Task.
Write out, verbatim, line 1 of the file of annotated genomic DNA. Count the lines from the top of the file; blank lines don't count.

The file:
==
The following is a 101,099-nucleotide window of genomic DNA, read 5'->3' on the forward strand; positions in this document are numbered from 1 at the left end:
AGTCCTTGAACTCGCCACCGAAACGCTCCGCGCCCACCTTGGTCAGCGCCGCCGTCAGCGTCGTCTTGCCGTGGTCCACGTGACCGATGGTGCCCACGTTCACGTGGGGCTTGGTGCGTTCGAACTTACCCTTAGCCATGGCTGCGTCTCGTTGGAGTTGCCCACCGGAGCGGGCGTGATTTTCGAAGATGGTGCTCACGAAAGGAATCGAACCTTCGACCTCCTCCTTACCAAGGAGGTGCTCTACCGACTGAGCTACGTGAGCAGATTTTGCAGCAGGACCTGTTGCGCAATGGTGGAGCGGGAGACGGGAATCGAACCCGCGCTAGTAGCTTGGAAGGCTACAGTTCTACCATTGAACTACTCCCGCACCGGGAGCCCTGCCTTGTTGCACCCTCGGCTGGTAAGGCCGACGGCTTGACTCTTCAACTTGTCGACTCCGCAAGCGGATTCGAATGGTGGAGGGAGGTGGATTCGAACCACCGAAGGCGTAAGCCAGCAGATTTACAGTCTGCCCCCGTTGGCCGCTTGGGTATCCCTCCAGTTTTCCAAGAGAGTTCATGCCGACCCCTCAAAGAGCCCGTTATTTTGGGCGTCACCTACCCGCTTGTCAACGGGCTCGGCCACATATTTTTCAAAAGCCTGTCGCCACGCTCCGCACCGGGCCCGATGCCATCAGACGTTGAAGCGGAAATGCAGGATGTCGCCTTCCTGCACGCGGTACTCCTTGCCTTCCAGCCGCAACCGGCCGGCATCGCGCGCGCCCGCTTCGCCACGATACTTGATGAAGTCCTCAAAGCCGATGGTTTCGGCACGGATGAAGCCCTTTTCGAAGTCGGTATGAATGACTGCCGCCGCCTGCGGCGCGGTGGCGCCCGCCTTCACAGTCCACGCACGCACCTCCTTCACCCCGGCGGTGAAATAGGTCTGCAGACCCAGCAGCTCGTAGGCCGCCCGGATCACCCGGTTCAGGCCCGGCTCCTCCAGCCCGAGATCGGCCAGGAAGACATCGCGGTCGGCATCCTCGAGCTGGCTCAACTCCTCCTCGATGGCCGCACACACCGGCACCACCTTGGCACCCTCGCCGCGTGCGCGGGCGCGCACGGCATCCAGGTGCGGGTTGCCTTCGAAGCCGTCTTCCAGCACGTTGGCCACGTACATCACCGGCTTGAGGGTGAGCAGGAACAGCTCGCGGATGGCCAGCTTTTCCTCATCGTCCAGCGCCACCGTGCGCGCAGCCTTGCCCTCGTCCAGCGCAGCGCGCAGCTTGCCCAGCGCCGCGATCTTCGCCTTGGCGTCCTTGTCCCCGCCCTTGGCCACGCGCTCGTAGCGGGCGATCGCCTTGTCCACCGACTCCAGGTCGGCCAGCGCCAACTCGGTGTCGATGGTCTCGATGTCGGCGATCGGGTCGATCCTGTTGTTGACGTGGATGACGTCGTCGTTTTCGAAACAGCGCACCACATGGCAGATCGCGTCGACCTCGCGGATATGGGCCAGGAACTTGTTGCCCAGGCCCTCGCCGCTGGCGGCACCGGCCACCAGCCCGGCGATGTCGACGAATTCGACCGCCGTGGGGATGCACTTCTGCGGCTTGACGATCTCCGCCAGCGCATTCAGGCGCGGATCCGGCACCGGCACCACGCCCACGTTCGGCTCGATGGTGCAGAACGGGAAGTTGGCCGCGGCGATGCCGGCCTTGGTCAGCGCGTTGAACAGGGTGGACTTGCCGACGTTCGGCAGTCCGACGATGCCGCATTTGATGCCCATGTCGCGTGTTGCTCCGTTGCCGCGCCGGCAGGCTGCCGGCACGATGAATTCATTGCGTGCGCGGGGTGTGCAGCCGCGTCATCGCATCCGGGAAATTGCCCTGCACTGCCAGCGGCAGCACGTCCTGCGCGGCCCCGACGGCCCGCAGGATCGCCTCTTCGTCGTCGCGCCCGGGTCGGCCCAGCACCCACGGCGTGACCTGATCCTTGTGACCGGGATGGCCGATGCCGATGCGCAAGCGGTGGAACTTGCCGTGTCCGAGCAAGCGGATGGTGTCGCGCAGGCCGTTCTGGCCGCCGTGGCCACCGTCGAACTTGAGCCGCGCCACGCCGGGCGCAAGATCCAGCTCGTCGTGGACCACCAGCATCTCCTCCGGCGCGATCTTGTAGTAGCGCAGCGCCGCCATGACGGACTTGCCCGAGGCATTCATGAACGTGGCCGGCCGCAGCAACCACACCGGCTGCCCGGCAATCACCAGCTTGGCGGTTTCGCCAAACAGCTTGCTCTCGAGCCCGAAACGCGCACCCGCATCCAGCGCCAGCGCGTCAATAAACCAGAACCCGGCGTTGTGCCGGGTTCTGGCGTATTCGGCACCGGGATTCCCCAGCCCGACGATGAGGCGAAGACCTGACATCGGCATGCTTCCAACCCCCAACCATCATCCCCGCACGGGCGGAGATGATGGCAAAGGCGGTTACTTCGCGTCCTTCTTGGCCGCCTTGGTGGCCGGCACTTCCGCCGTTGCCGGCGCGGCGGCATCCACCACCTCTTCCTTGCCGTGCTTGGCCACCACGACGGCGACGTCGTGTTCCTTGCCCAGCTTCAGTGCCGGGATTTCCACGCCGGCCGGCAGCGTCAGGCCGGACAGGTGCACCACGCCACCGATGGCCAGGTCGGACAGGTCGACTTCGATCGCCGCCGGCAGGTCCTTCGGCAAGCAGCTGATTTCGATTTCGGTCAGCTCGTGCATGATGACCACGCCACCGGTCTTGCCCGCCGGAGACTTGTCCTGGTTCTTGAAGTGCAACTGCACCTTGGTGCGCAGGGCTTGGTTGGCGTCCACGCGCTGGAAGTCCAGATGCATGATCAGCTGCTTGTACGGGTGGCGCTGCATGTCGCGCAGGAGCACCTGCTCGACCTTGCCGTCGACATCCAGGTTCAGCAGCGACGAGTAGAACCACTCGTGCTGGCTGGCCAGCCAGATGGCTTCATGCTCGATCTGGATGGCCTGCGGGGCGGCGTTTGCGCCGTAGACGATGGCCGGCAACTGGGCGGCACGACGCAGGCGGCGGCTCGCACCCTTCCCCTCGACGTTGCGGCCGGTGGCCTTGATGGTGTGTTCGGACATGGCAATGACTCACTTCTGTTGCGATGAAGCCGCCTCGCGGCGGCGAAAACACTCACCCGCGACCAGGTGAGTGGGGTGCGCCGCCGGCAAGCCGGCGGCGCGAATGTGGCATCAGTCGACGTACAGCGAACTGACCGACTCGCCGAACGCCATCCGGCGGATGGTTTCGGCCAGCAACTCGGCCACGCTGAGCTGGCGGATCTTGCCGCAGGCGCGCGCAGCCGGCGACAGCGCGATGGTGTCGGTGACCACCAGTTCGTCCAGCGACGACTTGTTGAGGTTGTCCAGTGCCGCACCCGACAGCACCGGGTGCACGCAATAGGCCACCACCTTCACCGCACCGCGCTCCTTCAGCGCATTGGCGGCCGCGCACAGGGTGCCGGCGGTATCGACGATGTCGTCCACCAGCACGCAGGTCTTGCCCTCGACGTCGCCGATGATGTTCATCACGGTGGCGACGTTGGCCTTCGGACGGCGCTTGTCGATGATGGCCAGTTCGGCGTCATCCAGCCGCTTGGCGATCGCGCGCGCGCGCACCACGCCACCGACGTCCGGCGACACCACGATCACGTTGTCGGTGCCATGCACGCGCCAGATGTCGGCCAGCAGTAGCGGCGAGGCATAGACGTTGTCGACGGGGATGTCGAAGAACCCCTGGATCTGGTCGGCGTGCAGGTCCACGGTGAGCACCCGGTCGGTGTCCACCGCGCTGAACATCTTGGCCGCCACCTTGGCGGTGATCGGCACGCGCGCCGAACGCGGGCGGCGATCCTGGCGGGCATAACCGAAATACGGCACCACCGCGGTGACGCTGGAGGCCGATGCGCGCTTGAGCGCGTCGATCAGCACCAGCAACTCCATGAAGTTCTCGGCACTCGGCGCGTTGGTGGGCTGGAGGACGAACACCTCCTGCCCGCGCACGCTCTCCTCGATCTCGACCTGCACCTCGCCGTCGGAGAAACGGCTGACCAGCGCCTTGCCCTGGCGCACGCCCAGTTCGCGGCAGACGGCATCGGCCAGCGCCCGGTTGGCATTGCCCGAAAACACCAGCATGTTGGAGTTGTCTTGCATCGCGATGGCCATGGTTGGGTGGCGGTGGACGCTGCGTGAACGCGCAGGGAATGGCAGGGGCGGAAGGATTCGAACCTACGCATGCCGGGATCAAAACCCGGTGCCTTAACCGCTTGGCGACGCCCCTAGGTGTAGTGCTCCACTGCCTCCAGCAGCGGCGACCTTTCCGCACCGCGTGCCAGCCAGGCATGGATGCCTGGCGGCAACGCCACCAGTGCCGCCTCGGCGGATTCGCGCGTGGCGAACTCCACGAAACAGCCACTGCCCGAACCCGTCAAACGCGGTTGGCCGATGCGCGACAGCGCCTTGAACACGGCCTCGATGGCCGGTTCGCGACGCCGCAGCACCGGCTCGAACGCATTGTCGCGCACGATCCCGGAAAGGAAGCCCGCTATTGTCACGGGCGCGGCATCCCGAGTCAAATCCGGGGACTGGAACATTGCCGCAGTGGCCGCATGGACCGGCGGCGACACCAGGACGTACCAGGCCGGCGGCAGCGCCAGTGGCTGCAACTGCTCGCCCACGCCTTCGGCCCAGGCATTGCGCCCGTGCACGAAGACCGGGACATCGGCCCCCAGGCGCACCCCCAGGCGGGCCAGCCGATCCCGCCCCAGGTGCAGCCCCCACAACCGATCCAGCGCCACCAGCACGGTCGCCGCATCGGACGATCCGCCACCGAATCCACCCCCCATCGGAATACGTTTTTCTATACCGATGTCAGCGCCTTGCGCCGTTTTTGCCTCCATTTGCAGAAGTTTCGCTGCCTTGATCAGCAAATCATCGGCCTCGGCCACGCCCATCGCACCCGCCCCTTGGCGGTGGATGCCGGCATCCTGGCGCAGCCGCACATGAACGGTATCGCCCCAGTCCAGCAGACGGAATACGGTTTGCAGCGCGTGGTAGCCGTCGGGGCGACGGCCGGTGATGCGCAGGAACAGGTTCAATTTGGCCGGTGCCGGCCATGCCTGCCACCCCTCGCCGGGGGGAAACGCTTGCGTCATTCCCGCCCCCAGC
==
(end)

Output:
The following is a 101,099-nucleotide window of genomic DNA, read 5'->3' on the forward strand; positions in this document are numbered from 1 at the left end: